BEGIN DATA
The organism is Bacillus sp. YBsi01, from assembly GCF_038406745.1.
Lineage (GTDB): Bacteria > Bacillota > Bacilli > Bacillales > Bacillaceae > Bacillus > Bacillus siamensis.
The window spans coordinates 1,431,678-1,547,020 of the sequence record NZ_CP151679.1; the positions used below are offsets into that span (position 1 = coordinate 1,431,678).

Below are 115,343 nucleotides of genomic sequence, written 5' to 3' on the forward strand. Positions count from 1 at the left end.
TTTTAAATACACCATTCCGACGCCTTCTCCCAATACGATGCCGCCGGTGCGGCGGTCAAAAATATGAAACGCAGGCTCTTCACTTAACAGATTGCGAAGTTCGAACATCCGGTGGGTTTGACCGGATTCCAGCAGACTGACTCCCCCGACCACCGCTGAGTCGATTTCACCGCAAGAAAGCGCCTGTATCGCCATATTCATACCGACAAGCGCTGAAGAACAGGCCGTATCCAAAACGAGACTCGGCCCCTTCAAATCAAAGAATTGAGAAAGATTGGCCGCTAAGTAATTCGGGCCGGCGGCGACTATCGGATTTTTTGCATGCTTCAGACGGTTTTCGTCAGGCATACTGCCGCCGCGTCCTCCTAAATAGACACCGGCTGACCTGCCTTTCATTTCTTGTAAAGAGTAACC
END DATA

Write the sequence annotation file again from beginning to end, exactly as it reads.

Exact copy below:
The organism is Bacillus sp. YBsi01, from assembly GCF_038406745.1.
Lineage (GTDB): Bacteria > Bacillota > Bacilli > Bacillales > Bacillaceae > Bacillus > Bacillus siamensis.
The window spans coordinates 1,431,678-1,547,020 of the sequence record NZ_CP151679.1; the positions used below are offsets into that span (position 1 = coordinate 1,431,678).

Below are 115,343 nucleotides of genomic sequence, written 5' to 3' on the forward strand. Positions count from 1 at the left end.
TTTTAAATACACCATTCCGACGCCTTCTCCCAATACGATGCCGCCGGTGCGGCGGTCAAAAATATGAAACGCAGGCTCTTCACTTAACAGATTGCGAAGTTCGAACATCCGGTGGGTTTGACCGGATTCCAGCAGACTGACTCCCCCGACCACCGCTGAGTCGATTTCACCGCAAGAAAGCGCCTGTATCGCCATATTCATACCGACAAGCGCTGAAGAACAGGCCGTATCCAAAACGAGACTCGGCCCCTTCAAATCAAAGAATTGAGAAAGATTGGCCGCTAAGTAATTCGGGCCGGCGGCGACTATCGGATTTTTTGCATGCTTCAGACGGTTTTCGTCAGGCATACTGCCGCCGCGTCCTCCTAAATAGACACCGGCTGACCTGCCTTTCATTTCTTGTAAAGAGTAACC